Color: Share Photos With Those Around You–Automatically and Instantly

By  |  Wednesday, March 23, 2011 at 5:00 pm

Back in November, entrepreneur Bill Nguyen–the founder of Lala and other companies–bought himself a cool domain name: Color.com. Now his new startup is announcing a cool free app to go with it: Color, a photo- and video-sharing program for iPhone and Android handsets. It should be available for both platforms tonight.

While I’ve met with the company, received a demo, and played with the app a bit, I haven’t had extensive hands-on time with the service. So this isn’t a review. But I’ve seen enough to know that Color is a fresh take on the seemingly well-trodden concept of photo/video sharing; it’s nothing at all like Flickr or Instagram or Path or other services you might be using. And if it lives up to its potential it could be a big hit.

Like umpteen other apps, Color lets you snap and share photos and videos. But instead of sharing them with people you specify, it shares them with people near you–and if those people are using the Color app to capture stuff, you can see it, too. It all happens in real time in one shared stream, without anyone involved having to do anything except shoot photos. And it creates a group-created visual record of events large (like a concert or a conference) and small (a birthday party or a dinner out).

Color’s creators say they use a bunch of technologies to determine proximity–not jus GPS, but also motion, audio, and other hints. They say that their software can detect hints like a bunch of people all aiming their phones in one direction, which might be a clue that they’re taking pictures of a performer at a concert.

The app’s user interface is slick and distinctive: It’s done mostly by letting you swipe your way through grids of thumbnail photos. There’s very little in the way of labels or other wordage. There are also no ads; eventually, though, the company plans to monetize its creation by integrating local marketing messages in ways yet to be determined. (Possible example: If you’re snapping photos at a restaurant, the eatery might be able to show you pictures of the dishes your pals ate on a previous visit.)

Once you start to browse through nearby photos and videos, you can also navigate to ones taken by a particular person, and Color keeps a gallery of folks whose photos you’ve looked at so you can see other content they’ve captured. You can use this to check in on buddies and relatives to see what they’ve been up to–as long as they take photos, you’ll see them, and can browse backwards through a timeline of everything they’ve shot.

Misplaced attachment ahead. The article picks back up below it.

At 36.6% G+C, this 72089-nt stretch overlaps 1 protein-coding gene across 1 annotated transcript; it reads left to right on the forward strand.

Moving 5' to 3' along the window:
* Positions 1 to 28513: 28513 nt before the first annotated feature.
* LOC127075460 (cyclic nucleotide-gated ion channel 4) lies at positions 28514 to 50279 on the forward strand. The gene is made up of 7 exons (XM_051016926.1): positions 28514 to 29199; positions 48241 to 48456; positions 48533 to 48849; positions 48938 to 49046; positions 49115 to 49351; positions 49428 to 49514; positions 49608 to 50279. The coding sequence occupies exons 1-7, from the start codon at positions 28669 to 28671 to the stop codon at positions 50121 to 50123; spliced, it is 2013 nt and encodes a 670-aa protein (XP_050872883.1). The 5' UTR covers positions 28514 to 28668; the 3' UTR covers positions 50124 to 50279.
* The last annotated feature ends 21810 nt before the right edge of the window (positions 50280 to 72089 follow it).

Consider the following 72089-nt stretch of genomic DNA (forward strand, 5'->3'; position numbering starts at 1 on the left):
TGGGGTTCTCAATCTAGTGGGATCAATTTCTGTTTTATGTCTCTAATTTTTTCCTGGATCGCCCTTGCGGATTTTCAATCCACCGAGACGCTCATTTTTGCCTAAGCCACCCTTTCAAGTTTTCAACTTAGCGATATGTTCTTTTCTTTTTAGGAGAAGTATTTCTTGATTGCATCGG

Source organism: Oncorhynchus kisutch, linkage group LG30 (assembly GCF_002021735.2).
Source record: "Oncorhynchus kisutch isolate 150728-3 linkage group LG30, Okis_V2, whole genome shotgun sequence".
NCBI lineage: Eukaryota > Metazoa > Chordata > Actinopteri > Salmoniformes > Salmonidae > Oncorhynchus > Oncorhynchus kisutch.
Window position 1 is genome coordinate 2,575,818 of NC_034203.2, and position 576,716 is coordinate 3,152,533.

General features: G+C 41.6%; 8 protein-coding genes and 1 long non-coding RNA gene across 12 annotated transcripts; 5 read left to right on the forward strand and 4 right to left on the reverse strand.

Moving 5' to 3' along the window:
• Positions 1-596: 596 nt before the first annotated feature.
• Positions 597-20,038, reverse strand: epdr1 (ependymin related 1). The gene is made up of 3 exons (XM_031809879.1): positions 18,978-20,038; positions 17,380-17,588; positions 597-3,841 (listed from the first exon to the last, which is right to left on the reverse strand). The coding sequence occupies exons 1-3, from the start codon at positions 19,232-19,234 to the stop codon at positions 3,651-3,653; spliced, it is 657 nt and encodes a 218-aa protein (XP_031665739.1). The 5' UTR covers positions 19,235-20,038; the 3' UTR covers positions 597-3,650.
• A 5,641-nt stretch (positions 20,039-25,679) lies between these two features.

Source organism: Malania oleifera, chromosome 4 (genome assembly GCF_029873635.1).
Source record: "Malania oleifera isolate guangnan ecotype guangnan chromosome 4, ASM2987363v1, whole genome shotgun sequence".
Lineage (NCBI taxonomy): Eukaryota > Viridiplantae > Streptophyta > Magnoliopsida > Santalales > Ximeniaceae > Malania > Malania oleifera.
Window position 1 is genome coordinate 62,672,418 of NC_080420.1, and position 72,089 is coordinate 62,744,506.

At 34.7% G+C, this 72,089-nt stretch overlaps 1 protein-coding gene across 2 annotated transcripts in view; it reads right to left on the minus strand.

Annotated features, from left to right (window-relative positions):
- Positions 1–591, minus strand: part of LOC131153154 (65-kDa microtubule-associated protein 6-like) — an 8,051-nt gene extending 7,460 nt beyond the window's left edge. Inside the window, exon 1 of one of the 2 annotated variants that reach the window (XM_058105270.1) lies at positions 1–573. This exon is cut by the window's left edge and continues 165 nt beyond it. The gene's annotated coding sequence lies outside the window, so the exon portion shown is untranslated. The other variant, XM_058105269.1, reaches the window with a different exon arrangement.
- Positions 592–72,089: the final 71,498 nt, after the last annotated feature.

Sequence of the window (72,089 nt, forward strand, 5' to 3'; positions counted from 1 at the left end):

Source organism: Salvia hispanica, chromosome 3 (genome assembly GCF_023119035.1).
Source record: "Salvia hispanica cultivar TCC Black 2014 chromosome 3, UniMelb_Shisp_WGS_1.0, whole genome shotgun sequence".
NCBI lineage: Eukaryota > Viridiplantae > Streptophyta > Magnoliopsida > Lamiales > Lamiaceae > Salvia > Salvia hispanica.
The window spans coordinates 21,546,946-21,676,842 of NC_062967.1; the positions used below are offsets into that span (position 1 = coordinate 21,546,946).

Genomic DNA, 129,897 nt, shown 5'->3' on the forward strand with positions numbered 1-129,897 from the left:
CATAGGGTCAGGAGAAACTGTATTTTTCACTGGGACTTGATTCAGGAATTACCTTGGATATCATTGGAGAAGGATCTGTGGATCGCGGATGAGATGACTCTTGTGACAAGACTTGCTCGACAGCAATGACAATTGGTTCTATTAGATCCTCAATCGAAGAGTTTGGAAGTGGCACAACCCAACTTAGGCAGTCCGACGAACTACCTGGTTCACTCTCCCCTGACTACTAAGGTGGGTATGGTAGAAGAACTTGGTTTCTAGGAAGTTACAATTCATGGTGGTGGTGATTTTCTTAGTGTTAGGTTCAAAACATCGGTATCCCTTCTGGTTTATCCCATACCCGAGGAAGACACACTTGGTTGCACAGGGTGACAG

How do you know that other users aren’t stalking you, peeking at photos of your personal activities without your knowledge? Well, they might be doing just that: The company stresses that every snapshot posted on Color is public and should be treated as such. But Color relationships also degrade over time unless you remain in contact: If you attend a concert that a stranger is at, then never interact with that person’s photos again, he or she will disappear from your Color experience. The company refers to this as “elastic” networking, and it’s a certainly a different sort of social networking than the well-defined worlds of Facebook and Twitter and Flickr.

Nguyen’s best-known previous venture, Lala, was an excellent music service that was bought and shuttered by Apple. His new venture has a shot at being as interesting and innovative as Lala was, and I hope it sticks around a whole lot longer.

Here are a couple of images of the Color app:

And here’s Color’s own demo, which gives a better idea of what it’s all about than still images can:

 
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6 Comments For This Post

  1. IT Rush Says:

    This is great specially for those who loves to share their pics on their favorite sites.. Can't wait to try it.

  2. Frankie Says:

    I think there are serious privacy concerns with this service. Because of those concerns I don't see it taking off.

  3. Dale Larson Says:

    Really interesting, I'm going to try it. I wish there were a way to easily follow photos at a location of interest rather than just one I'm at now. For example, if I wanted to know how long the wait might be at my favorite restaurant or how crowded the park is, looking at recent photos near that location might provide the best clue…

  4. Mike McGuire Says:

    How can their be "privacy concerns" if it is made quite clear from the beginning that the app has no privacy controls? There is no log-in. There is no "private channel."
    Individuals, I suppose like yourself, who have "privacy concerns" won't and shouldn't use the app. period.
    The privacy concerns will be the individual's and not the app or service.

  5. Otto Says:

    Perhaps the fact that you're sharing photos with the world *is* the privacy concern he's referring to?

    Generally, people don't want to share photos with the world. They want to share them with their friends.

  6. Mike Says:

    This is nothing but a lame data mining app. So'd Facebook, but at least FB delivered a robust community. This app doesn't build anything. It just tries to get people to share their name, location, photos and god knows what other personal information with others in the same vicinity and then everything disappears – except for the company who stores all that info and sells it to marketers. This is essentially a poorly thought out attempt to out-Facebook Facebook, but with 99% of the effort and research going to the data mining side instead of focusing on the user experience and benefits to the users.

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